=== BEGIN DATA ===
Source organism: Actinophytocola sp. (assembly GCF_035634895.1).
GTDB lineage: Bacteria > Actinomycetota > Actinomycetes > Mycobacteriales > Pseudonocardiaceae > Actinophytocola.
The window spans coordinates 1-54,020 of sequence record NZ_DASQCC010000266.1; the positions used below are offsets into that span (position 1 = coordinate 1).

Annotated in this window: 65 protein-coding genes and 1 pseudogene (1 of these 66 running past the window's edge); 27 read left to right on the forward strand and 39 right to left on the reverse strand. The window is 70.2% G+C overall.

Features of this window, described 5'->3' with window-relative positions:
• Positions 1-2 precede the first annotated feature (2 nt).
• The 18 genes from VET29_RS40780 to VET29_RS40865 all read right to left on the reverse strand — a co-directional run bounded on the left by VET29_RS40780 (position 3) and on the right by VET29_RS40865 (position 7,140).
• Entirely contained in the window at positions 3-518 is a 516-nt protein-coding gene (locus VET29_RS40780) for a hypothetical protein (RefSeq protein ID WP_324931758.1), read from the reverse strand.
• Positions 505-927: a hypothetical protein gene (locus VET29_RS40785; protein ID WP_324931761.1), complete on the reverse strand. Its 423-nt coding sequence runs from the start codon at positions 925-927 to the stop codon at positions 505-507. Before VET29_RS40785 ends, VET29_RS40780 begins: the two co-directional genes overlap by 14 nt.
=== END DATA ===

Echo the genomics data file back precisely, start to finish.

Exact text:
Source organism: Actinophytocola sp. (assembly GCF_035634895.1).
GTDB lineage: Bacteria > Actinomycetota > Actinomycetes > Mycobacteriales > Pseudonocardiaceae > Actinophytocola.
The window spans coordinates 1-54,020 of sequence record NZ_DASQCC010000266.1; the positions used below are offsets into that span (position 1 = coordinate 1).

Annotated in this window: 65 protein-coding genes and 1 pseudogene (1 of these 66 running past the window's edge); 27 read left to right on the forward strand and 39 right to left on the reverse strand. The window is 70.2% G+C overall.

Features of this window, described 5'->3' with window-relative positions:
• Positions 1-2 precede the first annotated feature (2 nt).
• The 18 genes from VET29_RS40780 to VET29_RS40865 all read right to left on the reverse strand — a co-directional run bounded on the left by VET29_RS40780 (position 3) and on the right by VET29_RS40865 (position 7,140).
• Entirely contained in the window at positions 3-518 is a 516-nt protein-coding gene (locus VET29_RS40780) for a hypothetical protein (RefSeq protein ID WP_324931758.1), read from the reverse strand.
• Positions 505-927: a hypothetical protein gene (locus VET29_RS40785; protein ID WP_324931761.1), complete on the reverse strand. Its 423-nt coding sequence runs from the start codon at positions 925-927 to the stop codon at positions 505-507. Before VET29_RS40785 ends, VET29_RS40780 begins: the two co-directional genes overlap by 14 nt.